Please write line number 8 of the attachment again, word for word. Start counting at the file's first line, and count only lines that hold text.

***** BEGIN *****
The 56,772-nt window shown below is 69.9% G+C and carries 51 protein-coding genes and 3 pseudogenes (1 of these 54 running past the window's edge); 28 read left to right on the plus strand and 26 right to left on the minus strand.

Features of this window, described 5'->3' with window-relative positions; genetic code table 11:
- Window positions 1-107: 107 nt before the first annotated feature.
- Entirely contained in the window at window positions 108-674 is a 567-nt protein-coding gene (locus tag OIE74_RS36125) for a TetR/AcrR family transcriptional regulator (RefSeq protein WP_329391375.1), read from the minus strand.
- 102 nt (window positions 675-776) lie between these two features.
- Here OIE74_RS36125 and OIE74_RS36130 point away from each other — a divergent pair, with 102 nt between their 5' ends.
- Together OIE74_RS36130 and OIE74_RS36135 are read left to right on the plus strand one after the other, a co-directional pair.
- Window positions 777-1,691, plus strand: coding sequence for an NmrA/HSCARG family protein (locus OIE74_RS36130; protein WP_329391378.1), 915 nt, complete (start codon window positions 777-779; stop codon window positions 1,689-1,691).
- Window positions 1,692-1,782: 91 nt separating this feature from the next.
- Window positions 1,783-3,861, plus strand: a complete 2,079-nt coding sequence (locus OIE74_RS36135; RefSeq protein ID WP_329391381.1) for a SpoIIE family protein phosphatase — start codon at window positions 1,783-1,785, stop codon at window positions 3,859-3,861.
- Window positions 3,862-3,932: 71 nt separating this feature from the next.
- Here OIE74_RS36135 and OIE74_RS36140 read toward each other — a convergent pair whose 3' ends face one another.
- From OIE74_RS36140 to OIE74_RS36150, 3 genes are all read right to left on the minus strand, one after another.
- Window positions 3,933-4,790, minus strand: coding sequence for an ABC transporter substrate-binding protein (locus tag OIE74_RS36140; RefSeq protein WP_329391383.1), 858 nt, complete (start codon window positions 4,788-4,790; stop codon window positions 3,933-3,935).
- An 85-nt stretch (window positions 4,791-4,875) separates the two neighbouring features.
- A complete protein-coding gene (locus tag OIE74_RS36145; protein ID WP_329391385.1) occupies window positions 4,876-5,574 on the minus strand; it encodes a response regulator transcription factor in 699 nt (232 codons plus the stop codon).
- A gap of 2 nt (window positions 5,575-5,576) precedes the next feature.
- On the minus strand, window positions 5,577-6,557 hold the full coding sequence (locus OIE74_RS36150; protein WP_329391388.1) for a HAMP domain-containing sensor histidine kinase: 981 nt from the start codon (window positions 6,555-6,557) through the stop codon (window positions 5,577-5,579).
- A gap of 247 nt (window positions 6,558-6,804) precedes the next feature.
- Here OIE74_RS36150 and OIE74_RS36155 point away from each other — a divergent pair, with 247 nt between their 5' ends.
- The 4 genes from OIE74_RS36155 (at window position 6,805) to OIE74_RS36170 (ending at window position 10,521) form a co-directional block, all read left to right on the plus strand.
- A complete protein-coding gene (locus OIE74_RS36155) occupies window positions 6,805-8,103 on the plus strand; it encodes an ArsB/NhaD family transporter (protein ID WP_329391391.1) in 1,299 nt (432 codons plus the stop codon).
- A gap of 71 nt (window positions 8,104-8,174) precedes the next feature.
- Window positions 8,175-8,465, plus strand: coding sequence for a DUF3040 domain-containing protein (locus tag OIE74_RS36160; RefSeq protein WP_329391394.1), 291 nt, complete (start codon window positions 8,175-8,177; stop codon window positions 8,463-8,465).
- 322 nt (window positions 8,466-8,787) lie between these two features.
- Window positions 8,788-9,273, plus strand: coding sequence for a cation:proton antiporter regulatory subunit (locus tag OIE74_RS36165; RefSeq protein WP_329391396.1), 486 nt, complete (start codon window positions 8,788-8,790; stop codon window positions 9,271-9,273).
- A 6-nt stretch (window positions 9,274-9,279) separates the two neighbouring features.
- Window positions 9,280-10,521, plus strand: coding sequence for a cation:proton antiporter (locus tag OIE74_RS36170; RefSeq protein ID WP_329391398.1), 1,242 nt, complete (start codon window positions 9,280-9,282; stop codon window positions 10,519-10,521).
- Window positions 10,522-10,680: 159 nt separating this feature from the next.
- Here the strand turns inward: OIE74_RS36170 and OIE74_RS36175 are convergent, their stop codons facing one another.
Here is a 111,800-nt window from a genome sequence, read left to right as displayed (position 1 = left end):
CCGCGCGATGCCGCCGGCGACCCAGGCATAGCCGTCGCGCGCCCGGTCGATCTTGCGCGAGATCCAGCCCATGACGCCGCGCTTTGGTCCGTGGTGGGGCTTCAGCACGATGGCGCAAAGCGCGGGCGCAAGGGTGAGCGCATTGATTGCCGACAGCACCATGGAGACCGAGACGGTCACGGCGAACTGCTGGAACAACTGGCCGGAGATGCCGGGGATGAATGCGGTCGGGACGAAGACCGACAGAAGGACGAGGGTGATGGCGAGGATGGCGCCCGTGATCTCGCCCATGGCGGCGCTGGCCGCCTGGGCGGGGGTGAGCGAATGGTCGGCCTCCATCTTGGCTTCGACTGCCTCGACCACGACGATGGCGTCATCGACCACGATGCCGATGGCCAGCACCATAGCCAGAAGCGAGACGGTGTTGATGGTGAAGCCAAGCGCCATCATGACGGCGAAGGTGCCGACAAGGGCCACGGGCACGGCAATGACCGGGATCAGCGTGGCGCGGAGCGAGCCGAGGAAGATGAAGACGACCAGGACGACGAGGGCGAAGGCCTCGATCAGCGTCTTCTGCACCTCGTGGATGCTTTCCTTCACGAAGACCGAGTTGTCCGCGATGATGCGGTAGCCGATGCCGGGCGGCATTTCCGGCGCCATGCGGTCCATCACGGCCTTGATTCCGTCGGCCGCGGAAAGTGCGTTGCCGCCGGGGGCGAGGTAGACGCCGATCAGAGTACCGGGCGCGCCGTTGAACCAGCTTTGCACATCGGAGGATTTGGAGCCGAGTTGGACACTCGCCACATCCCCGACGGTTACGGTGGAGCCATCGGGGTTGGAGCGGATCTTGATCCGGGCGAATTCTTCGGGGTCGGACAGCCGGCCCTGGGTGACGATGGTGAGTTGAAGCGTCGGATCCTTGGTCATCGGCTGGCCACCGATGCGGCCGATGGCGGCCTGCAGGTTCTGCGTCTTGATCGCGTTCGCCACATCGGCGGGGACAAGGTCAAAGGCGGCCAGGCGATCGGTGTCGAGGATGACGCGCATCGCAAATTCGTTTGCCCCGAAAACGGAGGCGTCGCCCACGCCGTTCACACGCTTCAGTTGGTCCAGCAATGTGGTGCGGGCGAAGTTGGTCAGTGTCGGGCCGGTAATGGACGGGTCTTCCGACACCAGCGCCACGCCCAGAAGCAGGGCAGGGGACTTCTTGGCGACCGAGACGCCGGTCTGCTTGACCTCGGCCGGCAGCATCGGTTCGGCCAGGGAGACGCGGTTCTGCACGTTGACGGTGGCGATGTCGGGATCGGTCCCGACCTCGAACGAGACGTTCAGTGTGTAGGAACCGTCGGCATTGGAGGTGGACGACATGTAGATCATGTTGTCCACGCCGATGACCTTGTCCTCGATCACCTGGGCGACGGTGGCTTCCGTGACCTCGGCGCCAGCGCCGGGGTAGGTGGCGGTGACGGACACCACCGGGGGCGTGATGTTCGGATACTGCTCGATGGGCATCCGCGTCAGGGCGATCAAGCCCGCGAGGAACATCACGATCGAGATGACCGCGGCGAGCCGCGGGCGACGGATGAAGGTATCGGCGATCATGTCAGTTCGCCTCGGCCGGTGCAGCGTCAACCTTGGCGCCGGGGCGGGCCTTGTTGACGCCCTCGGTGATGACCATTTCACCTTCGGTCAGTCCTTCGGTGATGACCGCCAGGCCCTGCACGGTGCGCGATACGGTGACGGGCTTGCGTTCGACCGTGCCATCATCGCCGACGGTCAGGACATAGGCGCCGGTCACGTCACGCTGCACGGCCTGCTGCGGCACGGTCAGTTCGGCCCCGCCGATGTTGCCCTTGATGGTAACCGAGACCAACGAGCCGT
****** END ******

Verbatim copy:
- Window positions 777-1,691, plus strand: coding sequence for an NmrA/HSCARG family protein (locus OIE74_RS36130; protein WP_329391378.1), 915 nt, complete (start codon window positions 777-779; stop codon window positions 1,689-1,691).